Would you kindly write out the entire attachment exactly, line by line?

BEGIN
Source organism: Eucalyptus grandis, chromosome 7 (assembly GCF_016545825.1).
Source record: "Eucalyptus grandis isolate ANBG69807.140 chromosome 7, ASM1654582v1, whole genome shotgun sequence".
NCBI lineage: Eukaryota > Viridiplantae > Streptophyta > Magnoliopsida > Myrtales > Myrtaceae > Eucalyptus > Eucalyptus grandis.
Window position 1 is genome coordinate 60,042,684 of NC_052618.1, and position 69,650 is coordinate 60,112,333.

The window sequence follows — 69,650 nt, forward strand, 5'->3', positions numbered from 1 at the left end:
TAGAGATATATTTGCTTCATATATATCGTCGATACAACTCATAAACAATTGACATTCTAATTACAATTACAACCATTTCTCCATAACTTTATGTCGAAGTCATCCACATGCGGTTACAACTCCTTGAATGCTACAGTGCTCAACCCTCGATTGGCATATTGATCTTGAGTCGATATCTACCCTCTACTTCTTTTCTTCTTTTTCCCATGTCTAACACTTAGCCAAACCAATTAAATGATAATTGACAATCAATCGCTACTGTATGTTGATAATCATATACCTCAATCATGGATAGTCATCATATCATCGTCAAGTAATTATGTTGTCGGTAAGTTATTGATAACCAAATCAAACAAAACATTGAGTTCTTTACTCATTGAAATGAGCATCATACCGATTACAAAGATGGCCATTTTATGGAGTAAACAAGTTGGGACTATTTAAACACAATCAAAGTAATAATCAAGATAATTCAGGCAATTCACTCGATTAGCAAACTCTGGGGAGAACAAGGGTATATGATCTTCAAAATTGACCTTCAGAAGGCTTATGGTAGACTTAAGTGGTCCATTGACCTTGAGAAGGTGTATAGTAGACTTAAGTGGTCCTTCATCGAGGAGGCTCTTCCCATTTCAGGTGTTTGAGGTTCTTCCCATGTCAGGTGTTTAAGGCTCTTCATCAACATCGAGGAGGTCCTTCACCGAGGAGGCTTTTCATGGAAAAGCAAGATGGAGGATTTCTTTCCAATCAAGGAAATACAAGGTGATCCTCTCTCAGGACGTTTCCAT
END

Source organism: Eucalyptus grandis, chromosome 7 (assembly GCF_016545825.1).
Source record: "Eucalyptus grandis isolate ANBG69807.140 chromosome 7, ASM1654582v1, whole genome shotgun sequence".
NCBI lineage: Eukaryota > Viridiplantae > Streptophyta > Magnoliopsida > Myrtales > Myrtaceae > Eucalyptus > Eucalyptus grandis.
Window position 1 is genome coordinate 60,042,684 of NC_052618.1, and position 69,650 is coordinate 60,112,333.

The window sequence follows — 69,650 nt, forward strand, 5'->3', positions numbered from 1 at the left end:
TAGAGATATATTTGCTTCATATATATCGTCGATACAACTCATAAACAATTGACATTCTAATTACAATTACAACCATTTCTCCATAACTTTATGTCGAAGTCATCCACATGCGGTTACAACTCCTTGAATGCTACAGTGCTCAACCCTCGATTGGCATATTGATCTTGAGTCGATATCTACCCTCTACTTCTTTTCTTCTTTTTCCCATGTCTAACACTTAGCCAAACCAATTAAATGATAATTGACAATCAATCGCTACTGTATGTTGATAATCATATACCTCAATCATGGATAGTCATCATATCATCGTCAAGTAATTATGTTGTCGGTAAGTTATTGATAACCAAATCAAACAAAACATTGAGTTCTTTACTCATTGAAATGAGCATCATACCGATTACAAAGATGGCCATTTTATGGAGTAAACAAGTTGGGACTATTTAAACACAATCAAAGTAATAATCAAGATAATTCAGGCAATTCACTCGATTAGCAAACTCTGGGGAGAACAAGGGTATATGATCTTCAAAATTGACCTTCAGAAGGCTTATGGTAGACTTAAGTGGTCCATTGACCTTGAGAAGGTGTATAGTAGACTTAAGTGGTCCTTCATCGAGGAGGCTCTTCCCATTTCAGGTGTTTGAGGTTCTTCCCATGTCAGGTGTTTAAGGCTCTTCATCAACATCGAGGAGGTCCTTCACCGAGGAGGCTTTTCATGGAAAAGCAAGATGGAGGATTTCTTTCCAATCAAGGAAATACAAGGTGATCCTCTCTCAGGACGTTTCCAT